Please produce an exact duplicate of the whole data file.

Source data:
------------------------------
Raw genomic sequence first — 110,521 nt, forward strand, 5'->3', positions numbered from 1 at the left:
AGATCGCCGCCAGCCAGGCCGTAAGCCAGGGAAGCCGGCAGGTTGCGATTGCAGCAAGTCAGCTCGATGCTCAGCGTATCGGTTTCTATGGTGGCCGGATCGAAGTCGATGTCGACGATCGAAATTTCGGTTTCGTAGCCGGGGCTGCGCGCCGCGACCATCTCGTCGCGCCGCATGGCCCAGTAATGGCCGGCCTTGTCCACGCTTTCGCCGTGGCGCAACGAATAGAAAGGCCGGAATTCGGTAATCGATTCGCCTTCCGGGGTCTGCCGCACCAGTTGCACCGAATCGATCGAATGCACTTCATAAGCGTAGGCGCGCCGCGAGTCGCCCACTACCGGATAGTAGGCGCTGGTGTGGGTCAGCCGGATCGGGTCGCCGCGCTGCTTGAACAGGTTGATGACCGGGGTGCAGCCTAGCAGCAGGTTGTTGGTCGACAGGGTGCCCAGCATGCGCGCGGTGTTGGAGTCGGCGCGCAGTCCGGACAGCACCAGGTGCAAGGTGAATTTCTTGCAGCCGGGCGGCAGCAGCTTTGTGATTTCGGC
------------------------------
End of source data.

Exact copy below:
Raw genomic sequence first — 110,521 nt, forward strand, 5'->3', positions numbered from 1 at the left:
AGATCGCCGCCAGCCAGGCCGTAAGCCAGGGAAGCCGGCAGGTTGCGATTGCAGCAAGTCAGCTCGATGCTCAGCGTATCGGTTTCTATGGTGGCCGGATCGAAGTCGATGTCGACGATCGAAATTTCGGTTTCGTAGCCGGGGCTGCGCGCCGCGACCATCTCGTCGCGCCGCATGGCCCAGTAATGGCCGGCCTTGTCCACGCTTTCGCCGTGGCGCAACGAATAGAAAGGCCGGAATTCGGTAATCGATTCGCCTTCCGGGGTCTGCCGCACCAGTTGCACCGAATCGATCGAATGCACTTCATAAGCGTAGGCGCGCCGCGAGTCGCCCACTACCGGATAGTAGGCGCTGGTGTGGGTCAGCCGGATCGGGTCGCCGCGCTGCTTGAACAGGTTGATGACCGGGGTGCAGCCTAGCAGCAGGTTGTTGGTCGACAGGGTGCCCAGCATGCGCGCGGTGTTGGAGTCGGCGCGCAGTCCGGACAGCACCAGGTGCAAGGTGAATTTCTTGCAGCCGGGCGGCAGCAGCTTTGTGATTTCGGC